Sun04202014

     Subscribe  |  Contact  |  Advertise  |  RSS Feed Other Publications

         

2014election

   

Wednesday, 17 January 2007 00:00

Encountering my own inner goddess

Written by 

By Stephanie Wampler

I begin this article with a momentous announcement. This announcement will, I think, bring a general feeling of gladness to the community. (Drum roll ...) Everyone, I want to tell you that I recently found my inner goddess.

 

Yes, that’s right. I recently found my inner goddess. This may come as something of a surprise to those who know me and have perhaps never thought of me in the goddess category. But, I apparently do have an inner goddess and the other day I found her. Yes, sirree. I was wandering around in my happy place and there she was, smiling up at me in all her radiant glory.

One or two of you readers may be wondering what I am talking about. You just need to be filled in on a little history. Some time ago, a friend happened to mention that she was taking belly dancing. That immediately caught my attention since the only thing I was taking at that time was vitamins. I asked her more and discovered that there was a woman from Asheville teaching belly dancing classes locally and that anyone could learn. (Calm down, guys — by “anyone” I mean “any woman”.) All she needed was a longish, flowing skirt and the ability to show up.

After that conversation, I reflected on the matter further. The idea of belly dancing immediately conjured up exotic images of torches, shining fabrics, beautiful women, and jewels, all to an intoxicating background of snake-charming music. Hmmm. I’m in.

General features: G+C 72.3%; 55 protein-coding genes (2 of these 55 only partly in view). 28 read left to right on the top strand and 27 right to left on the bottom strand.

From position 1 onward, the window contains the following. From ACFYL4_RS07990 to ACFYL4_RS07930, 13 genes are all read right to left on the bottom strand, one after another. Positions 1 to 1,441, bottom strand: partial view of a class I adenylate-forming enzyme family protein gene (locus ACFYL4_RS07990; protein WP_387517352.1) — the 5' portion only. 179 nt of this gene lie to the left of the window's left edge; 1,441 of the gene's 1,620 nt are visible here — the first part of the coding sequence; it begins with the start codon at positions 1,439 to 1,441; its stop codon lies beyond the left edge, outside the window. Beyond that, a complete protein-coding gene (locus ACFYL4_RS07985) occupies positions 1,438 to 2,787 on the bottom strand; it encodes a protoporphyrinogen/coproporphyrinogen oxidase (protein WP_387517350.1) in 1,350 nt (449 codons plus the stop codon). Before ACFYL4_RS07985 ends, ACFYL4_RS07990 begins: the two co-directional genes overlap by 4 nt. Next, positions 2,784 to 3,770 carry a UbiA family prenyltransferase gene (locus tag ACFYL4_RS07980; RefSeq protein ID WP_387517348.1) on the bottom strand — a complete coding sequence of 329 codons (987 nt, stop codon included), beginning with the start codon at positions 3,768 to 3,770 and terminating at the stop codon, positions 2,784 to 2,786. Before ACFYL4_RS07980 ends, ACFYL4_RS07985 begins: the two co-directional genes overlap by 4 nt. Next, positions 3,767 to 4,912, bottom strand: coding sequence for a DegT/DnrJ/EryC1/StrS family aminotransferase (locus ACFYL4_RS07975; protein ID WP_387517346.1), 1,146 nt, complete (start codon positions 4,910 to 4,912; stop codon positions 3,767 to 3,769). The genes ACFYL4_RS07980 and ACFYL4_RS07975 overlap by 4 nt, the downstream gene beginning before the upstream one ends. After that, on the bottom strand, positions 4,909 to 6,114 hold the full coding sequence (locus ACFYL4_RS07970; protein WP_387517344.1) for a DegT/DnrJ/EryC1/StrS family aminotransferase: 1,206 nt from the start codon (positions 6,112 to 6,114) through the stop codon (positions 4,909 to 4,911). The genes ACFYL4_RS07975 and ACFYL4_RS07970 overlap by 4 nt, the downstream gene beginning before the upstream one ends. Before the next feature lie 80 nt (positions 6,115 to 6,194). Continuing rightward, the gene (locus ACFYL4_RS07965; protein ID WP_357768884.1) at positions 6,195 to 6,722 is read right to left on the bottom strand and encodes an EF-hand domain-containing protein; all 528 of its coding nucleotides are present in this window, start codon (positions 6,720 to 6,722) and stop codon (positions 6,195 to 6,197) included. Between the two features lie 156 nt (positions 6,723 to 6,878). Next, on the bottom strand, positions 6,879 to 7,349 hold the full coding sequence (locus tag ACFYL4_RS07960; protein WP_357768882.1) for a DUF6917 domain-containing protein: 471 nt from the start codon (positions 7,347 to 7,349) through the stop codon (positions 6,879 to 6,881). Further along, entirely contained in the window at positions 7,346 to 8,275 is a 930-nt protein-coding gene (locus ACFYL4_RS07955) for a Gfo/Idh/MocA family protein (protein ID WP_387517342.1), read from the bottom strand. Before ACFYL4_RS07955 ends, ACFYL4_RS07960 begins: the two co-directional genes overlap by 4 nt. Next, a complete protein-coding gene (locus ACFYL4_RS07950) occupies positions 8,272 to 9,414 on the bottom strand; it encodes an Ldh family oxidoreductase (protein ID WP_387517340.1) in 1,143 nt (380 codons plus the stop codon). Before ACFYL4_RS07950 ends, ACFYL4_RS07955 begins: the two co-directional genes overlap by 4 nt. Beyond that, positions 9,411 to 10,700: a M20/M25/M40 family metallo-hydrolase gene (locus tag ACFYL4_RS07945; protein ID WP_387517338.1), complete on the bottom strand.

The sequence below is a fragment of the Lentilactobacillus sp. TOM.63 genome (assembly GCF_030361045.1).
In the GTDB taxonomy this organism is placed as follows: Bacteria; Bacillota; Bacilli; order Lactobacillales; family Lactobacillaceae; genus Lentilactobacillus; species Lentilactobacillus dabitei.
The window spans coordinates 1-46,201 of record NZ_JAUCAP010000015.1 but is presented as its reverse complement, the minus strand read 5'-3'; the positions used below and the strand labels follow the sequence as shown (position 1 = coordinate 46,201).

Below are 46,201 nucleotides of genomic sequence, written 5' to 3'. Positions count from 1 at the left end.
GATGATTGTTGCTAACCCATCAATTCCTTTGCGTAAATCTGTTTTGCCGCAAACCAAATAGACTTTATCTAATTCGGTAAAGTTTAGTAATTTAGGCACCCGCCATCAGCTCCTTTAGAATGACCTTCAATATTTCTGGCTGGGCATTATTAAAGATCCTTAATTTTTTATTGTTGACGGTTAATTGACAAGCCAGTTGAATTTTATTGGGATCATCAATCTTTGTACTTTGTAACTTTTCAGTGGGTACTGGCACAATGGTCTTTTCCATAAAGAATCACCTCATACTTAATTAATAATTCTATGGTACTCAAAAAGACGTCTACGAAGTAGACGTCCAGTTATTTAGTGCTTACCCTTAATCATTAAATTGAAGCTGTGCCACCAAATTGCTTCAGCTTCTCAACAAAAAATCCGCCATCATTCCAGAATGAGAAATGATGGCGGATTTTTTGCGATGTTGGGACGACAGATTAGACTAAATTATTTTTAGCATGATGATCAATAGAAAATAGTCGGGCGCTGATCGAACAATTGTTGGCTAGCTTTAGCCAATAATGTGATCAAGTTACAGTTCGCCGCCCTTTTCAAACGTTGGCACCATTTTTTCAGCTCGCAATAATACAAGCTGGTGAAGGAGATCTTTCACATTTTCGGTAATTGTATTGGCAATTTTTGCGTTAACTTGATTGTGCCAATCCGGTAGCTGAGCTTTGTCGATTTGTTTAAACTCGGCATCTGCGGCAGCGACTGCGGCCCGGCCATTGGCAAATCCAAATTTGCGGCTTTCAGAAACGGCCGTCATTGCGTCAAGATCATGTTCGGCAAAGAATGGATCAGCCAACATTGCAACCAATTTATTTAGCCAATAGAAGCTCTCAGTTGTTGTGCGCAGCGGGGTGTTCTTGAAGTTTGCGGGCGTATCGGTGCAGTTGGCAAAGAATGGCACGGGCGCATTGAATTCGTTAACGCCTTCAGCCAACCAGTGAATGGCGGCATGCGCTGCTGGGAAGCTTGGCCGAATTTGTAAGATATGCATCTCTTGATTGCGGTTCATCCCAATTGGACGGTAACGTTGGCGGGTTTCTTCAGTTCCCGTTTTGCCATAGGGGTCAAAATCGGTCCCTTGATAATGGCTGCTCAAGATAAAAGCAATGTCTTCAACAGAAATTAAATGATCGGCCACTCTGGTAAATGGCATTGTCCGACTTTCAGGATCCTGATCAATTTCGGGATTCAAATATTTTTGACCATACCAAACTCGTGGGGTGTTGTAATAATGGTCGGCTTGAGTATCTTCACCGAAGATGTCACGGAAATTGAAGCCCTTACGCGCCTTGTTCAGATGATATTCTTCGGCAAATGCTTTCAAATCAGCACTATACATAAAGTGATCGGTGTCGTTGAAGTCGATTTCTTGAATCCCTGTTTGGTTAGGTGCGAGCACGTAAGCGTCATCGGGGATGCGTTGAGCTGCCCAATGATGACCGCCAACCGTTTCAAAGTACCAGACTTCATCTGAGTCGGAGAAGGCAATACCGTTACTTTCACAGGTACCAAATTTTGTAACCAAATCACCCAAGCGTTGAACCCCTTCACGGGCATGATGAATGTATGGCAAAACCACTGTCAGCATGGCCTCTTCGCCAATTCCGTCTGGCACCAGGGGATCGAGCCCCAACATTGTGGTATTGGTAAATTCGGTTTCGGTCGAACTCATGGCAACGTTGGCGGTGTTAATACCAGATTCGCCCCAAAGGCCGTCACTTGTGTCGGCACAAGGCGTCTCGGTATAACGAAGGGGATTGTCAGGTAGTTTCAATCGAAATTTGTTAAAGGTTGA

But I needed a baby sitter.

I very hesitantly mentioned it to my husband. He looked at me, stunned, and thought it over for a few minutes. I couldn’t tell what he was thinking. Finally, with a solemn expression, he put his arm around me and said, “Honey, you know that I have your best interests at heart. You know that I want you to be all you can be, and if this is something that is really important to you, I am willing to help make it happen.” He sighed and continued with a martyred voice, “Sweetie, if you feel that you need to take belly dancing five nights a week, I am willing to babysit.”

Well, I only needed one night a week. But he was willing. I breathed a sigh of relief. That was close. I thought for a moment there that he might resist the idea. But he was even willing to take me shopping for a long, flowing skirt that might somehow exude the essence of the Middle East.

I waited eagerly for the next night of class and went to the local rec center where it would be held. I found the room and went in. It was a regular aerobics room with a bouncy floor and mirrors on the wall. If the lights were out and torches were lit, one might possible imagine Middle Eastern activities going on there. Good enough. The other women in the class were standing around in long skirts, waiting for the teacher. Most were similar to me — caucasian women who might have taken a ballet class or two in elementary school. Ages 20 something to 60 something. Appearances varied, most somewhere in the average category. I would fit right in.